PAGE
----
Predicting the Fed Funds Rate
James Hamilton from Econbrowser is currently doing a series of posts over at Econbrowser about predicting the Fed funds rate or more accurately trying to understand what he coins as the lagged effect of monetary policy on the economy. So far he has two posts up based on a newly finished research paper.
(bold parts in quotations are my emphasis)
The first post sets up the initial framework ...
I'm just finishing writing a new research paper whose goal is to come up with a better measure and understanding of the lagged effect of monetary policy on the economy. One of my claims is that the public's expectations of what the Fed is going to do next play a key role in that process. In this, the first of several posts based on that paper, I describe some of the properties I've found for fed funds futures prices as predictors of subsequent Fed policy changes.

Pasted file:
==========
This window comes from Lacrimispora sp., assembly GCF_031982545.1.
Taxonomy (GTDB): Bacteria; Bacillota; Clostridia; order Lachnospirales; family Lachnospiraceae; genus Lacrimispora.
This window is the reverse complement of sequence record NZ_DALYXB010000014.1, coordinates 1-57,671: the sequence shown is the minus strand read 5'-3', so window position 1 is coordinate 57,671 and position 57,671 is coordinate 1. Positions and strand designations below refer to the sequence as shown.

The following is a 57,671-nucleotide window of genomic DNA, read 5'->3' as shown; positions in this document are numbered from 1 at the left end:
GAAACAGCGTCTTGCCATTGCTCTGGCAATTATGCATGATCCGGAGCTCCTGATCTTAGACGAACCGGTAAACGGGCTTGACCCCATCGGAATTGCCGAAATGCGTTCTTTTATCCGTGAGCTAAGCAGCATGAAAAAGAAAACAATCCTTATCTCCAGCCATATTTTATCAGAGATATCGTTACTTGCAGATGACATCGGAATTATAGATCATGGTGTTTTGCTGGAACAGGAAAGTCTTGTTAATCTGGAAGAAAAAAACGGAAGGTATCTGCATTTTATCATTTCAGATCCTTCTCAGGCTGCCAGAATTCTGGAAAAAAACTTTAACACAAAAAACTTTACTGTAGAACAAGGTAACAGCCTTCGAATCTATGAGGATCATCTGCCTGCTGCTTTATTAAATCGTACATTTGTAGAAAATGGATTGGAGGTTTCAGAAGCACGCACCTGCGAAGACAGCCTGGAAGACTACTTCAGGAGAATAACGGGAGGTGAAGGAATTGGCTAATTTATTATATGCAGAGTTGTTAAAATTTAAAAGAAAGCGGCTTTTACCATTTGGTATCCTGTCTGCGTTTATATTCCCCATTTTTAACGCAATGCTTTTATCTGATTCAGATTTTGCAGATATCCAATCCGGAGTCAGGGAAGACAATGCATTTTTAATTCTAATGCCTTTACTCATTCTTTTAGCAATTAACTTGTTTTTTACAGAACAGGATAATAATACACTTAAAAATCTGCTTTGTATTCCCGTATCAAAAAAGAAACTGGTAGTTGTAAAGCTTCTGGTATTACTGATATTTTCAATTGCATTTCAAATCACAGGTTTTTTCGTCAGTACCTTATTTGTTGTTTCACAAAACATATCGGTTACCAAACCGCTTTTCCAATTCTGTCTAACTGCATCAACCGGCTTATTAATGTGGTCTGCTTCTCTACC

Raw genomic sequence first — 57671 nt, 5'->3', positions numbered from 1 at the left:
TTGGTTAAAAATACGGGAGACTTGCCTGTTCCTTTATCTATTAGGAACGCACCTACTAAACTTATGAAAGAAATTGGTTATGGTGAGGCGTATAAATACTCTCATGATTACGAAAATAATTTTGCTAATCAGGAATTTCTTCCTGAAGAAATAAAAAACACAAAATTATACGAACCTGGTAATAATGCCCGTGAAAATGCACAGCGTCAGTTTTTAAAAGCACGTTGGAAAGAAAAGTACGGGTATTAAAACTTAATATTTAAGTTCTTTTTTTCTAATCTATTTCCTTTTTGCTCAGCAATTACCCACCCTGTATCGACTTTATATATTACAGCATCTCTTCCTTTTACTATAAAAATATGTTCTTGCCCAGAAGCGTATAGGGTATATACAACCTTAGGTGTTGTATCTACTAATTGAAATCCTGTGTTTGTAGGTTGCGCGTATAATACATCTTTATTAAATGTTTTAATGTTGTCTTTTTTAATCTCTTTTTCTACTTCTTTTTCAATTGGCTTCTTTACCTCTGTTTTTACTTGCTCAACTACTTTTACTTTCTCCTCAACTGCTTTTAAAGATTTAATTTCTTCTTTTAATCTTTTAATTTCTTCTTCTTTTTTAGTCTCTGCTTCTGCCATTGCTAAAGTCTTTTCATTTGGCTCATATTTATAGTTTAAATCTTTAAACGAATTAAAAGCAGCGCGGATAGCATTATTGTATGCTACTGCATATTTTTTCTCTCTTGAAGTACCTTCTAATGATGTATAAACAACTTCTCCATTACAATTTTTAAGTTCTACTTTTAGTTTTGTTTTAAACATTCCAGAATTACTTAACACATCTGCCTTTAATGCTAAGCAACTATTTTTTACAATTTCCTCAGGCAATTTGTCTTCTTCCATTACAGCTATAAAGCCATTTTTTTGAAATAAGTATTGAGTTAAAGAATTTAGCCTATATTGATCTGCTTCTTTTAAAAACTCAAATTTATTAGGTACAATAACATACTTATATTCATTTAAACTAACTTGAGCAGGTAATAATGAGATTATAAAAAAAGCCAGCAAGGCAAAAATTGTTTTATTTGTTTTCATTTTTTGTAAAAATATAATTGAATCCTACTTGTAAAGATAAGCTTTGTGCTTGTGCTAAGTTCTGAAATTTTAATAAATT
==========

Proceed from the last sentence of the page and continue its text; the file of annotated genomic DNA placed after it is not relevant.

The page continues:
... And the second post takes up the long term mortgage rate and its anticipatory reaction to Fed policy.
The overall view supported by this research is that mortgage rates already incorporate an anticipation of what the Fed is going to do next. The only way the Fed can change mortgage rates is by doing something other than what the market previously anticipated. However, if the Fed can credibly signal a change in its near-term intentions, that information will translate immediately into a change in interest rates, and need not wait until the Fed actually acts.
Although the mortgage rate itself appears to respond in an immediate, anticipatory way to Fed policy, the effects of a change in the mortgage rate will then take a considerable amount of time before they affect the economy. I will take up this issue in my next post on this topic.
To be fair the posts are pretty technical (at least for my part) and are as such difficult to approach initially. However, they are worth the trouble I think because they provide a good synopsis on one of the concrete aspects of the transmission mechanism from monetary policy to changes in the economy.